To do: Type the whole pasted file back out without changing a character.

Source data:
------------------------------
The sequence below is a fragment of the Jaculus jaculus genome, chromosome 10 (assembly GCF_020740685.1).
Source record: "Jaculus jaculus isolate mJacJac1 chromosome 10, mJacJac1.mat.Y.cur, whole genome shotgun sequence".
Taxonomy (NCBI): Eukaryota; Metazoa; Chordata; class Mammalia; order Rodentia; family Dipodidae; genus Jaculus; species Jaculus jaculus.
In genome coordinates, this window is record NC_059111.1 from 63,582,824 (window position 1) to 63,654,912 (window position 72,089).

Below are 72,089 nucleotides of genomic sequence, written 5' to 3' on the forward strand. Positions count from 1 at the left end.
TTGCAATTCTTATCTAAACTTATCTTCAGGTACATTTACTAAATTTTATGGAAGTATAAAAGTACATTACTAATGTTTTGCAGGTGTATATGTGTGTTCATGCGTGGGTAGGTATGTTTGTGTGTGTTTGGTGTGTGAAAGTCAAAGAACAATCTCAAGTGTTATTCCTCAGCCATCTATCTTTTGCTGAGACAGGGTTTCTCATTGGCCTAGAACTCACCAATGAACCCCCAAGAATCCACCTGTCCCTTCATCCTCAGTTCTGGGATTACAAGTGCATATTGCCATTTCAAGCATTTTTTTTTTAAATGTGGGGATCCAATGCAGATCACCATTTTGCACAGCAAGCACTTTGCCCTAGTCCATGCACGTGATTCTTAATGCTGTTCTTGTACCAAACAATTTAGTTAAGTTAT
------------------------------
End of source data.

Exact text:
The sequence below is a fragment of the Jaculus jaculus genome, chromosome 10 (assembly GCF_020740685.1).
Source record: "Jaculus jaculus isolate mJacJac1 chromosome 10, mJacJac1.mat.Y.cur, whole genome shotgun sequence".
Taxonomy (NCBI): Eukaryota; Metazoa; Chordata; class Mammalia; order Rodentia; family Dipodidae; genus Jaculus; species Jaculus jaculus.
In genome coordinates, this window is record NC_059111.1 from 63,582,824 (window position 1) to 63,654,912 (window position 72,089).

Below are 72,089 nucleotides of genomic sequence, written 5' to 3' on the forward strand. Positions count from 1 at the left end.
TTGCAATTCTTATCTAAACTTATCTTCAGGTACATTTACTAAATTTTATGGAAGTATAAAAGTACATTACTAATGTTTTGCAGGTGTATATGTGTGTTCATGCGTGGGTAGGTATGTTTGTGTGTGTTTGGTGTGTGAAAGTCAAAGAACAATCTCAAGTGTTATTCCTCAGCCATCTATCTTTTGCTGAGACAGGGTTTCTCATTGGCCTAGAACTCACCAATGAACCCCCAAGAATCCACCTGTCCCTTCATCCTCAGTTCTGGGATTACAAGTGCATATTGCCATTTCAAGCATTTTTTTTTTAAATGTGGGGATCCAATGCAGATCACCATTTTGCACAGCAAGCACTTTGCCCTAGTCCATGCACGTGATTCTTAATGCTGTTCTTGTACCAAACAATTTAGTTAAGTTAT